4 Ways VW’s ‘Slowmercial’ Marketing Innovation Got It WrongYou can picture the meeting. ‘I’ve just seen a shocking statistic, 80% of viewers fast-forward TV ads. That’s going to have a huge impact on impressions.’ When the hysteria died down, they hatched a plan. A marketing innovation designed to work at both normal and high speed. VW’s marketing department were so proud of their creation, they named it, a ‘slowmerical’.
And on the service, they did their job. The ad makes sense at both speeds. You get a good look at the vehicle and the backdrop looks pretty. But, there’s a huge but coming.
To be as diplomatic as possible, it’s a really terrible ad. From a practical point of view it doesn’t really sell the product. It’s not a particularly flattering image of the vehicle and it doesn’t catch the eye. More than that, it fails to achieve it’s set objective for four key reasons.
The point of this marketing innovation was to create an ad that worked at both normal and high speed. The biggest crimes an ad can commit is to be boring. We tolerate cheesy, unfunny or crass ads that at least generate a bit of brand recognition. But boredom is a killer. Even at high speed, there’s very little going on. Yes, the image retains its meaning, but there’s very little to encourage you to watch it. Imagine the four second version placed in amongst other senseless flashing images, would you’re attention really be brought back to the screen by a folding roof?
At full speed it’s mind-numbingly dull. The roof opening feels painfully slow and the voiceover does nothing to put you at ease. It actually paints a really bad image of the product.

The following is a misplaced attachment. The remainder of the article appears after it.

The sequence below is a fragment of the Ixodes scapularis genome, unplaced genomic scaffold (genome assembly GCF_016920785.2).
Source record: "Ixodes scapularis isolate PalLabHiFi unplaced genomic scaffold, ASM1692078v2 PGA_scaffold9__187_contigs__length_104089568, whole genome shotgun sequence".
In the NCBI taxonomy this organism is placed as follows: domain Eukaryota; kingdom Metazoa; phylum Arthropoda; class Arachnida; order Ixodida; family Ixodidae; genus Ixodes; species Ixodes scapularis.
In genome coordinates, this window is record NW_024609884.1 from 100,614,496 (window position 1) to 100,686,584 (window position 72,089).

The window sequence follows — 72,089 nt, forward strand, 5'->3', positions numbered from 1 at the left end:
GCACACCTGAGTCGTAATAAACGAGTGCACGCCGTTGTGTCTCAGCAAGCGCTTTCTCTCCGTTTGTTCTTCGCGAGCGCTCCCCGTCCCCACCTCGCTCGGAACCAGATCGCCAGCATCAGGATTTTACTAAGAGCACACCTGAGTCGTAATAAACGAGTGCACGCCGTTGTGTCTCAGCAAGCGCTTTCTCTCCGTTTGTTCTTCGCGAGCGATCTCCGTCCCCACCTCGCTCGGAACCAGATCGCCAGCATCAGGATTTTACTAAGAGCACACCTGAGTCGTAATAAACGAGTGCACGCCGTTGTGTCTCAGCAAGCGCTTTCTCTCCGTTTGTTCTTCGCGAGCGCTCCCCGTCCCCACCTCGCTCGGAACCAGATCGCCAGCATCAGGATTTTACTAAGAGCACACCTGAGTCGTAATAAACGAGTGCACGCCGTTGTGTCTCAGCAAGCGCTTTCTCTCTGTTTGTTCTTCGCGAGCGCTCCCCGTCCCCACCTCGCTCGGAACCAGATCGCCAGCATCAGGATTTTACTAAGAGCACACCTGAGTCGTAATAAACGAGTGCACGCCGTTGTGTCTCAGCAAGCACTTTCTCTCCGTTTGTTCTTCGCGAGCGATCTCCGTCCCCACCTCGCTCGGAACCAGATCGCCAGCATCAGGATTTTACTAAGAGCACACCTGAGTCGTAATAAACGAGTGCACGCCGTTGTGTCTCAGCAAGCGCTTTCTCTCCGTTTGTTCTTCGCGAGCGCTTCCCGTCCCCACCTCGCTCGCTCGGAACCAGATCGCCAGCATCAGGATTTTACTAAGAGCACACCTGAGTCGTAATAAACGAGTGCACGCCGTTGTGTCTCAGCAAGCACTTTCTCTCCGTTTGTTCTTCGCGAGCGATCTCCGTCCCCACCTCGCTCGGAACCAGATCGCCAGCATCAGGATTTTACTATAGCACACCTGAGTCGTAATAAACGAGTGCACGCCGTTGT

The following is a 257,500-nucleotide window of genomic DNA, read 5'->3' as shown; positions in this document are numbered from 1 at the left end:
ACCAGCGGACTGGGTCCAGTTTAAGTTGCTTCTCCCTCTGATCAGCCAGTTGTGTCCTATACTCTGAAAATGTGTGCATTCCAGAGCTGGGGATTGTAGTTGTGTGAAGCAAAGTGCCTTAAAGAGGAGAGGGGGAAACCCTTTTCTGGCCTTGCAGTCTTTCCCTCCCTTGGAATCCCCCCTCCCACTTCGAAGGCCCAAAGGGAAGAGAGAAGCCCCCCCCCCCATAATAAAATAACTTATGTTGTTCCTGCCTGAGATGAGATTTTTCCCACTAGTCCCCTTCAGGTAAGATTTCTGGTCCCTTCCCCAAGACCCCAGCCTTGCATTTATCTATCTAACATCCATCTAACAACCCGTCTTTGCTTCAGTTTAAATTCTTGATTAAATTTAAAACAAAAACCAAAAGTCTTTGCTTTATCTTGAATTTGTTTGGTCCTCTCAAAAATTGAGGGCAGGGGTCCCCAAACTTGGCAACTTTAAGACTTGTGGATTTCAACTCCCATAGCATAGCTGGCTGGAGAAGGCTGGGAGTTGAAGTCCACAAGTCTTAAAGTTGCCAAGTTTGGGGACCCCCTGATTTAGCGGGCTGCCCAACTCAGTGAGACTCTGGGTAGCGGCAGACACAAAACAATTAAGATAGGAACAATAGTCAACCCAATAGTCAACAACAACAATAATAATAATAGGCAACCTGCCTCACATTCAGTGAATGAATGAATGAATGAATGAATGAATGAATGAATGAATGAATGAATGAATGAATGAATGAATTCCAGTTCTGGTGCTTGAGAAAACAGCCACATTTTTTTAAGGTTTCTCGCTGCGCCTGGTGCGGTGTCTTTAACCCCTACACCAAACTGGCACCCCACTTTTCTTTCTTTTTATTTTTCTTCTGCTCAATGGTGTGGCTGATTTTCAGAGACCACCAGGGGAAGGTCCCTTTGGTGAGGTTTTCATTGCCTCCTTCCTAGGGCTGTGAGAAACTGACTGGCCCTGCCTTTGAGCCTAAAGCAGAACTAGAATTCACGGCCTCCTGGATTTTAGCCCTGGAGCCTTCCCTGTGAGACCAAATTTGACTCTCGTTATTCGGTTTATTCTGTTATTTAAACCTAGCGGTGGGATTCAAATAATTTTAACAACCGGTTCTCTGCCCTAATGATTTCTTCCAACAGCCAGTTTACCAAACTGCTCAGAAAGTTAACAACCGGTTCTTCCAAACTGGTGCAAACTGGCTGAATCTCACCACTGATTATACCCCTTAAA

It’s a Print Ad
Speaking of images; that’s all it is. Yes there is some movement there but it’s minimal. In truth, this is a print ad on video. The information comes from the onscreen text and the central visual is a fairly static image. They tell us that themselves in the video, they claim the fast version offers similar impact to a print ad. Turning video into print? That’s a backward step, not a forward one. In fact it would probably be a better marketing innovation if they placed it within a print magazine.
By using something so print-ad like, VW are cheating here. Yes they have made a video ad that doesn’t lose all meaning when it’s sped up. But is that really the goal. Surely the target should be an ad that is effective at both speeds. By using print ad factors for a video, VW are cheating. They’re using a theory, a still image, that works at any speed. You could play it at any speed and get a sense of what it is, that doesn’t mean we should start creating hour-long slow-motion ads.
It’s Not A Marketing Innovation
The real problem with this is that it patently isn’t an innovation. There’s nothing new here. I find it hard to shake the impression that VW were determined to create an ad that worked at both speeds. So they claimed success with something that feels half-thought.
A truly innovative ad would feel like something new. It would create a new way of telling stories, not rehash an old one.
Of course, all criticism should be constructive. So let’s through around a couple of ideas. What should a true ‘slowmercial’ look like?
Tell a Story The best ads can tell a story in 30 seconds. We’ve also seen many ads that are paired down versions of 2-3 min online versions. Surely the same theory can be applied to a 30-second ad. Possibly using recurring sequences that still make sense at high speed.
Vine Twitter’s 6-second video network hasn’t been around long, but it has taught us that you can create videos that tell a story in 6-seconds. The most effective of these make clever use of the fact that all vine videos automatically repeat, by creating an opening shot that works as both an opening and conclusion. If you get those right in a 30-second ad with a long mid-section, you may be able to create a workable ‘slowmercial.
Really, what we need here is for someone to actually innovate. We need a marketing innovation that’s actually new, that hasn’t happened yet. Yes, VW have an ad that still looks like an ad at high speed. But that’s not really the goal. I think they need to go back to the drawing board.
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